Symptomatic pharmacotherapy should be regularly assessed among older persons and those with Alzheimer’s disease
The prevalence of using antidepressants and proton pump inhibitors increases after the diagnosis of Alzheimer’s disease, according to a doctoral dissertation from the University of Eastern Finland. The use of antidepressants was associated with an increased risk of hip fracture among persons with and without Alzheimer’s disease. The use of proton pump inhibitors, however, did not increase the risk of hip fracture even in the long term. The study also found that the concomitant use of acetylcholinesterase inhibitors and urinary antispasmodics was prevalent among persons with Alzheimer’s disease, even though the concomitant use of these drugs is not recommended due to their opposite pharmacological mechanisms.
The results are based on two Finnish nationwide datasets, MEDALZ-2005 and MEDALZ, which are combined from several health care registers. The data includes all Finnish persons who are eligible for a limited basic reimbursement for anti-dementia drugs, and their comparison persons. The concomitant use of acetylcholinesterase inhibitors and urinary antispasmodics has been rarely studied previously, and there are no previous studies of this issue among community-dwelling persons living in Finland. Moreover, the association between hip fracture and the use of antidepressants or proton pump inhibitors hasn’t been studied in Finland before, nor among persons with Alzheimer’s disease.
Antidepressant use increases hip fracture risk among elderly
Antidepressant use was associated with 60 per cent increased risk of hip fracture among persons with Alzheimer’s disease. Antidepressant use was more common among persons with Alzheimer’s disease compared to persons without, and the relative number of hip fractures was also higher. Non-pharmacological options should be preferred for the treatment of psychological and behavioural symptoms in this patient group. Antidepressants, also the newer agents, should be avoided especially among persons with several risk factors for falling and fractures.
Long-term proton pump inhibitor use is not associated with an increased risk of hip fracture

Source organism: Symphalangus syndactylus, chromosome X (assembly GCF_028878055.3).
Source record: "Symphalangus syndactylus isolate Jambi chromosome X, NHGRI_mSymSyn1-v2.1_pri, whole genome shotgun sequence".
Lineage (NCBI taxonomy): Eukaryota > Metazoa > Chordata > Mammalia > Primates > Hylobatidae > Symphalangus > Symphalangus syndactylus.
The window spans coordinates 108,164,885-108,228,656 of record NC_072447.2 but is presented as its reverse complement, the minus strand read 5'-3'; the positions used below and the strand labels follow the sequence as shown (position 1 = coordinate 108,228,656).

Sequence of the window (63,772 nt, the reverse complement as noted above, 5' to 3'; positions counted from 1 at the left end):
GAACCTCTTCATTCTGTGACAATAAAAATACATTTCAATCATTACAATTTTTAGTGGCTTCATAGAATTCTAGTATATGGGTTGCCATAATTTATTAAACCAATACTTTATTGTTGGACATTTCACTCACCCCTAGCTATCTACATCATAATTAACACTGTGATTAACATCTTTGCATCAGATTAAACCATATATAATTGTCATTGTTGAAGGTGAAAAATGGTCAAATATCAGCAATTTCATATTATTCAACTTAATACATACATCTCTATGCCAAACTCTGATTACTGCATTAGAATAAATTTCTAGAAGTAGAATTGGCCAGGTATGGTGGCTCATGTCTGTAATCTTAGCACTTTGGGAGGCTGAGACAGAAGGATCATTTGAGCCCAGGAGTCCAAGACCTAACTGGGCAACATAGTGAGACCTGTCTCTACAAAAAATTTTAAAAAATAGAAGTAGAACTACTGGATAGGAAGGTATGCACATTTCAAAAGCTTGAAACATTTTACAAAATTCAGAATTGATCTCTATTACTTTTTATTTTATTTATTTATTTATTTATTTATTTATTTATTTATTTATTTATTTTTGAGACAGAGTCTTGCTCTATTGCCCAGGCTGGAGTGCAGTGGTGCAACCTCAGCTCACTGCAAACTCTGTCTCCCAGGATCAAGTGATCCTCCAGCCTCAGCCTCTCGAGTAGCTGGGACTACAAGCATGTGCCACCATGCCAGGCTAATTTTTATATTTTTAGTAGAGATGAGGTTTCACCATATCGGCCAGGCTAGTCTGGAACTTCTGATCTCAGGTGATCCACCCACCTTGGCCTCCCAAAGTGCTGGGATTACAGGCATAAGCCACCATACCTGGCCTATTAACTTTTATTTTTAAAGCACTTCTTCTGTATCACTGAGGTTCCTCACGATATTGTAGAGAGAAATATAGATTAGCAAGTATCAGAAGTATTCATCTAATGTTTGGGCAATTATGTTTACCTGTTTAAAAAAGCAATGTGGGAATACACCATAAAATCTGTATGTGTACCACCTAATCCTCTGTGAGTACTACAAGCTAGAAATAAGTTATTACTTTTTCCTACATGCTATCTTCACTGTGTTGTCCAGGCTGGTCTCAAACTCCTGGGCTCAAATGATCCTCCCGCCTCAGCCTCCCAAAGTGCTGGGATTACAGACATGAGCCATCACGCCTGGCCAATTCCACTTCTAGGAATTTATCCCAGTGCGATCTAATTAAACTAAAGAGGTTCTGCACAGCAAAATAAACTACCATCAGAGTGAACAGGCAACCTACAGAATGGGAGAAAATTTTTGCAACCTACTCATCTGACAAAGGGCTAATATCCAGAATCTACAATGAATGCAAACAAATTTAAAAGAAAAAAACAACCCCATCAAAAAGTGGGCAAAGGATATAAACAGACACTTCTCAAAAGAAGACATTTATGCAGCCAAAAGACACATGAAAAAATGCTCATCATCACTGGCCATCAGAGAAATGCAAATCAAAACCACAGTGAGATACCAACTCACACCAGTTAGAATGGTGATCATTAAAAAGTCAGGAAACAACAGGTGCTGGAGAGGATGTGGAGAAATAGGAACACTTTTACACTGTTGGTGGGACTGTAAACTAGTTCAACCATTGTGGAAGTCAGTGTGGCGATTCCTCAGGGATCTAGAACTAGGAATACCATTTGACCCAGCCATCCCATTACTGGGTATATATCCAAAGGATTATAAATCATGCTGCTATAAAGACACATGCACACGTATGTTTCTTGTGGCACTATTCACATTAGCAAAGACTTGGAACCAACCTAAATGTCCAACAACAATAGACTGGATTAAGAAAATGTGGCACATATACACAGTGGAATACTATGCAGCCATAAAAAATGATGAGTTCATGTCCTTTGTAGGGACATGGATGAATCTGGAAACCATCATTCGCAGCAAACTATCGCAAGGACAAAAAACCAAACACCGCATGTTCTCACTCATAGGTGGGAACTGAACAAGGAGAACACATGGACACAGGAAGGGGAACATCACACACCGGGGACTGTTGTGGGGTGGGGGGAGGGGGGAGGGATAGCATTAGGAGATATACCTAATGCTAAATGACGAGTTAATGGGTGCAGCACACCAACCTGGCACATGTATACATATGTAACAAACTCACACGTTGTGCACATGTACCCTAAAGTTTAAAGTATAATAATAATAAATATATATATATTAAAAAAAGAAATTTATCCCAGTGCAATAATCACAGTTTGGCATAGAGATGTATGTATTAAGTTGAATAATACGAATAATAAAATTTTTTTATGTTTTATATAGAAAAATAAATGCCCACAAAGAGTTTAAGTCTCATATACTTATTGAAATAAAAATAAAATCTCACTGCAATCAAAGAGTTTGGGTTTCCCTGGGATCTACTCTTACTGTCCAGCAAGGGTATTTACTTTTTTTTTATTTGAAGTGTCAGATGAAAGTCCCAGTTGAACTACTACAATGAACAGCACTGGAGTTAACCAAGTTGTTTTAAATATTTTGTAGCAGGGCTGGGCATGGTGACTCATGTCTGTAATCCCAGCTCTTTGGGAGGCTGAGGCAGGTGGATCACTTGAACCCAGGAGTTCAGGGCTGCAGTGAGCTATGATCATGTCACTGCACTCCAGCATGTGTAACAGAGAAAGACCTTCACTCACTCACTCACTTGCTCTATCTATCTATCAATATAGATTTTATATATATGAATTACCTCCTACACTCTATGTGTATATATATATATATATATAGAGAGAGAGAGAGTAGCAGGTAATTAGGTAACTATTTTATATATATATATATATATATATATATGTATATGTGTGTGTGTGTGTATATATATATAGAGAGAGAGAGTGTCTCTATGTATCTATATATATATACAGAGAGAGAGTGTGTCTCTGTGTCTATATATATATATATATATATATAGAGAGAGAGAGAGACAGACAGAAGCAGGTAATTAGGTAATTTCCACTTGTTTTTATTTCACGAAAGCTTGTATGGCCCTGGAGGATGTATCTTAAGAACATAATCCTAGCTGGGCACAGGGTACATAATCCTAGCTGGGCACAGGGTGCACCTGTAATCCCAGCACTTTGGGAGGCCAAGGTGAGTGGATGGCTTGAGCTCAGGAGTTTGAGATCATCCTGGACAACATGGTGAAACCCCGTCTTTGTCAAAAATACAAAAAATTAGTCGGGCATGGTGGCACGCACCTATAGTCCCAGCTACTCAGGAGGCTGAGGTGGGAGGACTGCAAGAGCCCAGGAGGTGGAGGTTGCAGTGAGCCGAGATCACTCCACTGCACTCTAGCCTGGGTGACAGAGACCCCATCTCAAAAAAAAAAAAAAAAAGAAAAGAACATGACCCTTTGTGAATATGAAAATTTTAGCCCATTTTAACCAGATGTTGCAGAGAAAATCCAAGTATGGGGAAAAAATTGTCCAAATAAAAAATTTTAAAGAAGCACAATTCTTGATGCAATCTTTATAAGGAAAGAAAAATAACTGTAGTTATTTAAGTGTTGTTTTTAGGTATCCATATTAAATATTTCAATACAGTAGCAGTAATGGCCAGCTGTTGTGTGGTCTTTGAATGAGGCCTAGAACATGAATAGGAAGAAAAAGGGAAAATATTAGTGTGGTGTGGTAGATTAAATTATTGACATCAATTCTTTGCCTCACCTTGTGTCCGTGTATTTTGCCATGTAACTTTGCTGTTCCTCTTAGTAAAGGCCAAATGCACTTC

Some previous studies have suggested that long-term proton pump inhibitor use may increase the risk of hip fracture. According to this thesis, however, the risk of hip fracture is not increased even in long-term, or in cumulative use. Short-term use was slightly associated with an increased risk of hip fracture, which may be confounded by underlying factors such as other medications or diseases.
Prevalence of antidepressants and proton pump inhibitors increases strongly after Alzheimer’s disease diagnosis
The prevalence of antidepressant use doubled from three years before diagnosis (10 percent) compared with the time of diagnosis (20 percent), and was further elevated at three years after the diagnosis (29 percent). This finding may indicate that antidepressants are used for the treatment of psychological and behavioural symptoms of dementia. The prevalence of proton pump inhibitor use doubled from three years before the AD diagnosis (10 percent) to three years after the diagnosis (20 percent). One reason for the increased prevalence might be the treatment of gastrointestinal adverse effects of the newly initiated antidementia drugs.
Symptomatic pharmacotherapy of older persons should be regularly assessed
Due to opposite pharmacological actions, the use of urinary antispasmodics may weaken the response of anti-dementia drugs and thus, urinary antispasmodics should be avoided in persons with Alzheimer’s disease. The need for symptomatic drugs, such as antidepressants or proton pump inhibitors, should be regularly assessed among older persons and persons with Alzheimer’s disease. If there is no current need for the treatment, it should be discontinued. Changes in pharmacotherapy, however, must be discussed with a physician.
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